Who the Hell are Eels, and Why is Steve Perry Singing with Them?
After former Journey lead singer Steve Perry joined them onstage to perform live for the first time in 18 years, many classic rock fans were left with a bevy of questions, chief among them, “Who the hell are Eels?”
Formed in 1995, the alternative/indie rock group Eels are the brainchild of Mark Oliver Everett, or as he is more commonly referred to, E. Their big break came in 1996 when their debut single ‘Novocaine for the Soul’ managed to climb its way up to reach the No. 1 spot on Billboard’s Modern Rock chart. It also broke into the Top 10 overall in the U.K.
In the ensuing years, Eels have kept busy, releasing 10 studio albums and six live records. They also have displayed a penchant for contributing to soundtracks, including ‘American Beauty,’ ‘Knocked Up,’ and all three ‘Shrek’ movies.
Even beyond their affiliation with Perry, the Eels have long worn their affinity for classic rock on their sleeve by way or performing a variety of covers throughout their career. On their 2005 live album ‘Sixteen Tons (Ten Songs),’ the opening track was a take on the Beatles‘ classic, ‘I’m a Loser.’ Their latest live recording, ‘Tremendous Dynamite,’ prominently features unique takes on the Lovin’ Spoonful’s ‘Summer in the City,’ as well as the George Gershwin standard ‘Summertime,’ which was a notable Janis Joplin hit.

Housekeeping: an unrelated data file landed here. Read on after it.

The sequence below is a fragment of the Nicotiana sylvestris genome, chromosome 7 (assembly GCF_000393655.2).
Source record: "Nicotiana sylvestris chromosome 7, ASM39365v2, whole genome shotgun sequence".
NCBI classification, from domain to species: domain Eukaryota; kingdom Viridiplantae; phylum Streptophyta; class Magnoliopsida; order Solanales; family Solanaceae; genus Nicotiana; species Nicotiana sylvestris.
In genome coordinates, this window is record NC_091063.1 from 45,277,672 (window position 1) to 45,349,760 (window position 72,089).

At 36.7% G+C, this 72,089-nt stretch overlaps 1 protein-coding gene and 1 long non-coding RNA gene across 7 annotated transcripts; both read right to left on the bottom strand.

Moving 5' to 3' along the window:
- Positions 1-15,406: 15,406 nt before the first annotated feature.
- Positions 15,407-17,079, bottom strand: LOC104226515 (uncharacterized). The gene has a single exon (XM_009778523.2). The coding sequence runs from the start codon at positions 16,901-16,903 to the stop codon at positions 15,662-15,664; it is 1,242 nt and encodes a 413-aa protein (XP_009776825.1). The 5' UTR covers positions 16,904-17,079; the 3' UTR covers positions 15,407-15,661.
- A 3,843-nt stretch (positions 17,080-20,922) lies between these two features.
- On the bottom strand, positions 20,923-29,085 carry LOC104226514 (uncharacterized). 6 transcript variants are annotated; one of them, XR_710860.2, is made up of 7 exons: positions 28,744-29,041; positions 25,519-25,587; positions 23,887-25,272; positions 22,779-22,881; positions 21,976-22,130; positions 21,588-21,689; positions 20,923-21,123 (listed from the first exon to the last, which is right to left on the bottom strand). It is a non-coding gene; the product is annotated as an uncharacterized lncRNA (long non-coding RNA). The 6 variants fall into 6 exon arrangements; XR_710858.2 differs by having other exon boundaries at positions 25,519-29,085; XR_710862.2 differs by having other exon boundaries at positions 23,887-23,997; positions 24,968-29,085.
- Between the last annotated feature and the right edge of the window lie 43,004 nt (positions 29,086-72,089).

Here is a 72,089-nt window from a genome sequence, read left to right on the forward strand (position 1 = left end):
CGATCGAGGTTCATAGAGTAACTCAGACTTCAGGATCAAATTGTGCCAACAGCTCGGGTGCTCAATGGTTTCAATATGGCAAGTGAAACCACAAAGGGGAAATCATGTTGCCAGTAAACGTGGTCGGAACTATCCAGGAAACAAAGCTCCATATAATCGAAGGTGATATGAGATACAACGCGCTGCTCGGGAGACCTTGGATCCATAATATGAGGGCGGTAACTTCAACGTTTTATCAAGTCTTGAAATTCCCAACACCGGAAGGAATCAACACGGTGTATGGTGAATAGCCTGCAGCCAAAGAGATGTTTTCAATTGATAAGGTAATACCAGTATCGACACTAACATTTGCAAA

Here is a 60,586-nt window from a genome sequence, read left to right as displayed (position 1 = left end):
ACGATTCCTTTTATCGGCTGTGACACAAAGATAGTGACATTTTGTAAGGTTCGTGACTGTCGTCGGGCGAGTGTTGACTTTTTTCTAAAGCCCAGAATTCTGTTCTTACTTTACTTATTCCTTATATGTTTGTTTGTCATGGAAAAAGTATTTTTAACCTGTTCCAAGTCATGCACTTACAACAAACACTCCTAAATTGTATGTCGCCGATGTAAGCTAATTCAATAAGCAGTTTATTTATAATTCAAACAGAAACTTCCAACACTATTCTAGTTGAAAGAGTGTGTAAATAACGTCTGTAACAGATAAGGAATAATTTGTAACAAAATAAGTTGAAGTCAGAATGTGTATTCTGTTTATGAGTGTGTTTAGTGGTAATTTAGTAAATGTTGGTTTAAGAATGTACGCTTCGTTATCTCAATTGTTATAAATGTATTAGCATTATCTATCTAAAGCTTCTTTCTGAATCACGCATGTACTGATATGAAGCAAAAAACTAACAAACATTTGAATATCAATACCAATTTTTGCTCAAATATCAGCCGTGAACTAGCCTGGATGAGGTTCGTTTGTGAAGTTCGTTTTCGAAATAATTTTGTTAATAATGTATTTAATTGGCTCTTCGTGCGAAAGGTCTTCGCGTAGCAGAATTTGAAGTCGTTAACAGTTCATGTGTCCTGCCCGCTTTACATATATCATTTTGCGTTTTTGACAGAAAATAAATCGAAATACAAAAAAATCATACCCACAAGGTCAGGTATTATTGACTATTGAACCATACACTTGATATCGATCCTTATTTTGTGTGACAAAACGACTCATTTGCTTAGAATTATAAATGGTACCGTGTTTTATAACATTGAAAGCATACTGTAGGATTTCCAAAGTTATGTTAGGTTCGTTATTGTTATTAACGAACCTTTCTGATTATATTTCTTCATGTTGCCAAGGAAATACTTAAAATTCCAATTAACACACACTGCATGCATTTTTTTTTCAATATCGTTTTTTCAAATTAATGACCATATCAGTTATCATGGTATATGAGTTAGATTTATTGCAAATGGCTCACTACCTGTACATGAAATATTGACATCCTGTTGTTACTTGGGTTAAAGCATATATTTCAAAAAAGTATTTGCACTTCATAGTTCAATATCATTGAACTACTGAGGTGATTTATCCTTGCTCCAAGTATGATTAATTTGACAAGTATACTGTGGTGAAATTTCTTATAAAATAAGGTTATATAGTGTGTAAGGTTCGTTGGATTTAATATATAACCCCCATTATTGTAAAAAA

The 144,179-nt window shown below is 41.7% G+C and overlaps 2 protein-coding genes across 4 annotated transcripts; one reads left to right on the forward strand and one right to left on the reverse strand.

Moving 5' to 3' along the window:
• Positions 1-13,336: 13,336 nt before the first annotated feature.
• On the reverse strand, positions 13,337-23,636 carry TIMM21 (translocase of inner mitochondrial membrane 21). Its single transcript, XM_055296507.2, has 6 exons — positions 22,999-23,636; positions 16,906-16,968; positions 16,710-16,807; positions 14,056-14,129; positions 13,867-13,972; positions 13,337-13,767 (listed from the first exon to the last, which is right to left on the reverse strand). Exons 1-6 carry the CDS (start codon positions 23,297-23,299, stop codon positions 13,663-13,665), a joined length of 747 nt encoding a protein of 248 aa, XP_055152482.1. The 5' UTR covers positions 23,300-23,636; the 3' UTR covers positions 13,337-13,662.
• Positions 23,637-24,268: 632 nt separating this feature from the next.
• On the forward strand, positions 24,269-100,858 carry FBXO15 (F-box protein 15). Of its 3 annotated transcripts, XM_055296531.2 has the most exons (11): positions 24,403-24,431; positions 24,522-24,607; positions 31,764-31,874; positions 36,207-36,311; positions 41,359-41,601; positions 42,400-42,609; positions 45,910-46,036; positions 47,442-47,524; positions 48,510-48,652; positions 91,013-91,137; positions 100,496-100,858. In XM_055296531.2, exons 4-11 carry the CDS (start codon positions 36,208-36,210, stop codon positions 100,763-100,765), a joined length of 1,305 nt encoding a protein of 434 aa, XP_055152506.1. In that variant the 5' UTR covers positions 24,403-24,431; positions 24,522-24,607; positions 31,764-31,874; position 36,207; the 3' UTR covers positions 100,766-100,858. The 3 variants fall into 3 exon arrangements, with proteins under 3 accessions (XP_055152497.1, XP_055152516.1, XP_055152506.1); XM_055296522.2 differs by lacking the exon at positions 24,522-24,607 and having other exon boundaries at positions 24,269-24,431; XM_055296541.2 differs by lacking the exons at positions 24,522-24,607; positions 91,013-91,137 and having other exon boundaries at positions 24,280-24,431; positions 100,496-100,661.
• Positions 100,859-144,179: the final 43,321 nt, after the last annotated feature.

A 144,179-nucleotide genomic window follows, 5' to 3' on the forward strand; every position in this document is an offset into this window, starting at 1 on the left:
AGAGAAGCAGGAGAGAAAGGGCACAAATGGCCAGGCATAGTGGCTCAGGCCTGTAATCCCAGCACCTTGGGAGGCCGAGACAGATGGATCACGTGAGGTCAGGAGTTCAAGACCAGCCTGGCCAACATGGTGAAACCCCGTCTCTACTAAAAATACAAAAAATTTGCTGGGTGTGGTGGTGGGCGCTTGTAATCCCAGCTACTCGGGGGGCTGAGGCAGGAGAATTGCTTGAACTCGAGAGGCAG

E met Perry quite a long time ago and has spent years trying to cajole him into performing again. “We started talking to him about it, like, ‘Hey maybe you’d want to do this on stage with us sometime,’” the singer recalled. “And he’d say, ‘Nah, too much pressure’…But this year it was different. He showed up to our tour rehearsals like he always does, but on the second day he came in carrying his own microphone that he brought with him.”
When he finally did join the group onstage, it was a moment E most assuredly will never forget. “It was such a beautiful moment,” he said. “Again, it sent chills down my spine just to be there with him in his element doing what he was made to do. And as my friend, it felt good to see him feeling so good about that.”
While many classic rock fans continue to be only vaguely aware of the existence of Eels, with Perry having recently joined the group onstage again at a stop in the nation’s capital, you can bank on the fact that they can certainly expect to see a rise in the number of Journey fans in their regular audience pool. Might their unexpected collaboration become a more regular occurrence? As the old saying goes, don’t stop believin’.